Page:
This week on Food52 I shared my favorite way to cook dried beans and how to stretch a pot of humble beans into a week of family dinners.

I was always intimidated by cooking dried beans. I would either forget to soak them ahead of time (ahhhh!) or keep them simmering in a pot, only to find them undercooked at the end of the day. After a while, I began to shy away from recipes that suggested I try it again.

Discovering the simplicity of preparing dried beans in the slow cooker has thrown my trepidation out the window. You just combine a few ingredients and turn on the machine! A few hours later you have a perfect pot of beans. Life-changing. (But if you don’t have a slow cooker, fear not: I recommend the method outlined in this recipe.)

Click here to read the full story and get four recipes from Feeding a Family including: Slow Cooker Black Beans, Buckwheat Crepes with Delicata Squash, Black Beans & Avocado, Kale & Sweet Potato Tacos on Homemade Corn Tortillas, and Black Bean Quinoa Burgers.







All photography by Elizabeth Cecil.



I wrote The Beginner’s Guide to Juice Making for Food52. Check it out! 

Whether you received a juicer over the holidays, are in the midst of a New Year’s resolution kick, or simply want to get more fresh fruits and vegetables in your diet (who doesn’t?), you may be curious about juicing…click here to read the full article and get the recipes.


Photography by Elizabeth Cecil



A couple of weeks ago Design Mom interviewed me about our house and what it’s like to live year-round on Martha’s Vineyard. She sent along 10 really insightful questions for us to answer. The whole process allowed me to sit and reflect on how much work we (well, mostly Nick) has done to our house and organize my thoughts about the pros and cons of living here. I came out of it feeling even more grateful for this home and community. I’ve included the interview questions here and a link to my answers at the bottom on the post.

I’m sure you’ve seen glimpses inside our house on my instagram page but if you haven’t here is a sneak peak inside. Someday I want to share the before pictures too but that requires some organizing and digging. And what’s with this big chicken you’re asking? I decided to spontaneously roast a whole bird earlier in the week and it was such a good move for many reasons: 1. One-pot dinner! 2. We’re on day 5 of cold and rain 3. I ate the leftover vegetables with eggs for breakfast this morning 4. I made stock in the slow cooker for soup tonight. So much goodness has come out of this simple meal.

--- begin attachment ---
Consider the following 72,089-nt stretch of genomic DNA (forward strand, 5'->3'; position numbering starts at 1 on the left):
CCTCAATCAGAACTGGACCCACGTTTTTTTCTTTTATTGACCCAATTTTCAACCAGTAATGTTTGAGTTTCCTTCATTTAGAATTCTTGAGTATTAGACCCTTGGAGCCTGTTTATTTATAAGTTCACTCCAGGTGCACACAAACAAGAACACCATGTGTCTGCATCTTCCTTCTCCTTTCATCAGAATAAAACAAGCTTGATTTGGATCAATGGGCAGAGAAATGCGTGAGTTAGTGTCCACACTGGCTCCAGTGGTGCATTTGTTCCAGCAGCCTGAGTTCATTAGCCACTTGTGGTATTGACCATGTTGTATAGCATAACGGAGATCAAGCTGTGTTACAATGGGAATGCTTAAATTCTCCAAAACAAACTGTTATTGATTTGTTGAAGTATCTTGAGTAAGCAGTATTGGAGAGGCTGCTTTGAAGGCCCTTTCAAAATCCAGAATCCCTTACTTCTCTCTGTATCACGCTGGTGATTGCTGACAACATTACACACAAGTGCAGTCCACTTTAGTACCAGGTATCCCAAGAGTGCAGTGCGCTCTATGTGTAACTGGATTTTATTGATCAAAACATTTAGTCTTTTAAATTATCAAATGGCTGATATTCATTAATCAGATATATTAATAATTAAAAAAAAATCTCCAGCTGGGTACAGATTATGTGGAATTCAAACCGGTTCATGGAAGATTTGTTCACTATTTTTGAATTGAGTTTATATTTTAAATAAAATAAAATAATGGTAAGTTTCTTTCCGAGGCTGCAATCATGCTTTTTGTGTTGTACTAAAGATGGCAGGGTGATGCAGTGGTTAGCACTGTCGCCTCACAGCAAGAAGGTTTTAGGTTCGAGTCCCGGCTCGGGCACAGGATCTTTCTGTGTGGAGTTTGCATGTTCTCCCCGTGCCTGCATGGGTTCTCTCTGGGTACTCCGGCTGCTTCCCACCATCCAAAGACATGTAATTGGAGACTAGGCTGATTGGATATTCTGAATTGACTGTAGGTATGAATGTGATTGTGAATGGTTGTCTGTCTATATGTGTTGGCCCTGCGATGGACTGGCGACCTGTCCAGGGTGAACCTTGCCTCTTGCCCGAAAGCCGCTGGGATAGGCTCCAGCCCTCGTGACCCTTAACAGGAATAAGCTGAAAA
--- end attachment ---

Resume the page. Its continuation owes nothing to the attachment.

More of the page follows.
Spring Roast Chicken

1 4 to 5 pound chicken

3 sweet potatoes, peeled and cut into 1/2-inch rounds

1 onion, peeled and cut into quarters

Small bunch scallions, ends trimmed

1 lemon, sliced into rounds

Olive oil

Salt and pepper

Preheat oven to 425 F and toss all the vegetables, sliced lemon, a few glugs of olive oil, salt, and pepper, in the bottom of a roasting pan. Put the chicken on top of the vegetables, tie the legs together, fold in the wings, and rub the skin with olive oil. Sprinkle over salt and pepper.

Roast for 1 1/2 hours, rotating the pan half way through. Serve warm or at room temperature.

Psst – I know the edges of the vegetables look burned but I promise they don’t taste that way.



1. Tell us who lives here! All the quirks. Maybe how you and your husband met, what you both do for work, and a few unique details about your kids.

2. Tell us where, exactly, you live. Describe your neighborhood, neighbors, why you love it, why you don’t love it, housing prices (NO ONE EVER TALKS PRICES!), and the cool things nearby. Also, MARTHA’S VINEYARD! All the things we couldn’t get from a guide book!



3. How did this home become yours? Describe the process of finding and then making it yours. Was it hard? Effortless? Any tricks to buying in your area?



4. A 1924 cottage! Tell us how hard it is to modernize a property like that! All the nitty gritty details that no one ever tells you before a project like this.



5. You write cookbooks! Tell us about that. Where did you get your start? Give us some interesting highlights!



6. You and your husband are both artists; how does that affect your design choices? Is it more difficult to choose how you want to live with your kids? Are you more unwilling to give in to ugly toys or messes? How do you integrate their style with your own?